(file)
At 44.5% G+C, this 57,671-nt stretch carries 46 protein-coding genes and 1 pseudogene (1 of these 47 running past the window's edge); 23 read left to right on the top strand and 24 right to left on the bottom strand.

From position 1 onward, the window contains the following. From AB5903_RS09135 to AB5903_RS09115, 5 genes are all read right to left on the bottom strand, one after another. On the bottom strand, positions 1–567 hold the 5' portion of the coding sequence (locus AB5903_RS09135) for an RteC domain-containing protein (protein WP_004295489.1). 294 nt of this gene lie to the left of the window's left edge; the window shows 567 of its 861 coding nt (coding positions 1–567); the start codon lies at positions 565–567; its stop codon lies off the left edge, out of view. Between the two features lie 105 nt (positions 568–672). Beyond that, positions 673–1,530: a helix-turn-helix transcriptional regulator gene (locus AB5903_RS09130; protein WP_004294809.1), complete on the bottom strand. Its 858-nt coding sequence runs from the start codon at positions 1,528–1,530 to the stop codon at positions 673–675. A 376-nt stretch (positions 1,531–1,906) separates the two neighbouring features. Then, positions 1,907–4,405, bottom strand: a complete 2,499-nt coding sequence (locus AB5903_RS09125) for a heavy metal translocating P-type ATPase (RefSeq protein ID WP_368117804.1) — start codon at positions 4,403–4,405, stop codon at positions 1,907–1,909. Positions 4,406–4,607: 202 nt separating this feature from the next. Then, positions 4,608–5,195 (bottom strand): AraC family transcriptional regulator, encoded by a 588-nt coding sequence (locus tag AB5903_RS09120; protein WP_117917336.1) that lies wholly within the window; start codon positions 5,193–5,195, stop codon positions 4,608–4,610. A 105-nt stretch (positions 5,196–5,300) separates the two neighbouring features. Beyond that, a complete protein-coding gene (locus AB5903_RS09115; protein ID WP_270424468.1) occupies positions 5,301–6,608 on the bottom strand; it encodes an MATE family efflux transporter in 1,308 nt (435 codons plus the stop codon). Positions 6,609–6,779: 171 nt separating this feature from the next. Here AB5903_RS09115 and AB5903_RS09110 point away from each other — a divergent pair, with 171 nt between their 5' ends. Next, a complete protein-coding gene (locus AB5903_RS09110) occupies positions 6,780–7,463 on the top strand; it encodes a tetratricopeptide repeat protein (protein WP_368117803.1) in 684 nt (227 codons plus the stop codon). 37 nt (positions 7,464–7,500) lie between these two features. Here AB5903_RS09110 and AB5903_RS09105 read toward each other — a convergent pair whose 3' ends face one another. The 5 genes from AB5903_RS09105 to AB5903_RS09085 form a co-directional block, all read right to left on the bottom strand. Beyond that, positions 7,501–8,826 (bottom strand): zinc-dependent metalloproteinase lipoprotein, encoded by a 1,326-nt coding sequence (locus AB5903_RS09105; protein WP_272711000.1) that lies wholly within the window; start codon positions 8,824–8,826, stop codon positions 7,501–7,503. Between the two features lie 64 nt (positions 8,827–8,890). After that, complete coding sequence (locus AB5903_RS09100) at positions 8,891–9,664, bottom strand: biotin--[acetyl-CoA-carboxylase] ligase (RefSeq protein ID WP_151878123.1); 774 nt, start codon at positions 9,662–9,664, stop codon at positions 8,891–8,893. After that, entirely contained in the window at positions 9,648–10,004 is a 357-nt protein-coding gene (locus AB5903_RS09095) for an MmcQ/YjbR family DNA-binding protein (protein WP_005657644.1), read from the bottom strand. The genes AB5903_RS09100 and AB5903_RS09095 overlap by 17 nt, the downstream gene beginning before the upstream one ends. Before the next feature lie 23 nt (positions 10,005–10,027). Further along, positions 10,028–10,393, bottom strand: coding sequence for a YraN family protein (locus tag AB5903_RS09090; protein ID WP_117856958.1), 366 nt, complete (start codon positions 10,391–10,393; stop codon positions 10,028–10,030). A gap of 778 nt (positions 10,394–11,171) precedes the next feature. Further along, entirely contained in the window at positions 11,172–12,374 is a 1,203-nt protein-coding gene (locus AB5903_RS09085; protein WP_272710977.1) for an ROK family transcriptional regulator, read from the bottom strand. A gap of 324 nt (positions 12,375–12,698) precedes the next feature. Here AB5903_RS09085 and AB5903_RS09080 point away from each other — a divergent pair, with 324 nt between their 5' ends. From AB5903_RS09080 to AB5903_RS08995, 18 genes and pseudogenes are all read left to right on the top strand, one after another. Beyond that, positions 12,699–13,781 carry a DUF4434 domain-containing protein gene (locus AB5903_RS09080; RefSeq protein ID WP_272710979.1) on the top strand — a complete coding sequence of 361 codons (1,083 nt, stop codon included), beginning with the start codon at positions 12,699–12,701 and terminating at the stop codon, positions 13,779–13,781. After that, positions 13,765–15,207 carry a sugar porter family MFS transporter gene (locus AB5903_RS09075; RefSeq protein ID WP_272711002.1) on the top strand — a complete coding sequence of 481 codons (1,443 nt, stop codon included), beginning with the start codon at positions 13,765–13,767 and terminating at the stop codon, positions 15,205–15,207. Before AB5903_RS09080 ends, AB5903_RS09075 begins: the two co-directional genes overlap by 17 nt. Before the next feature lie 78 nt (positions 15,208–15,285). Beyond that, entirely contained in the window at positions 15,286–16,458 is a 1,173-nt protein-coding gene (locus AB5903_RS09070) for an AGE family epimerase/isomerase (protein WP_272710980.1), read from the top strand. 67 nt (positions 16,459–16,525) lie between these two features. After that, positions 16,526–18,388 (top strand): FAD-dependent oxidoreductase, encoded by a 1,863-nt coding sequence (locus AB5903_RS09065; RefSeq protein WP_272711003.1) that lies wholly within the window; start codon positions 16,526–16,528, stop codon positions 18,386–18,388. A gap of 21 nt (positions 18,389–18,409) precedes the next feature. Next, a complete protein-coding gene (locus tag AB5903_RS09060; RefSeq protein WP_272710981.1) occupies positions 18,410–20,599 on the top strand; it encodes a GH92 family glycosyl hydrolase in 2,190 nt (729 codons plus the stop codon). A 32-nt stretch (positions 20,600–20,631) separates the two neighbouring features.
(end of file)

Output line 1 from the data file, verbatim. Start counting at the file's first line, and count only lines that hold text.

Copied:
At 44.5% G+C, this 57,671-nt stretch carries 46 protein-coding genes and 1 pseudogene (1 of these 47 running past the window's edge); 23 read left to right on the top strand and 24 right to left on the bottom strand.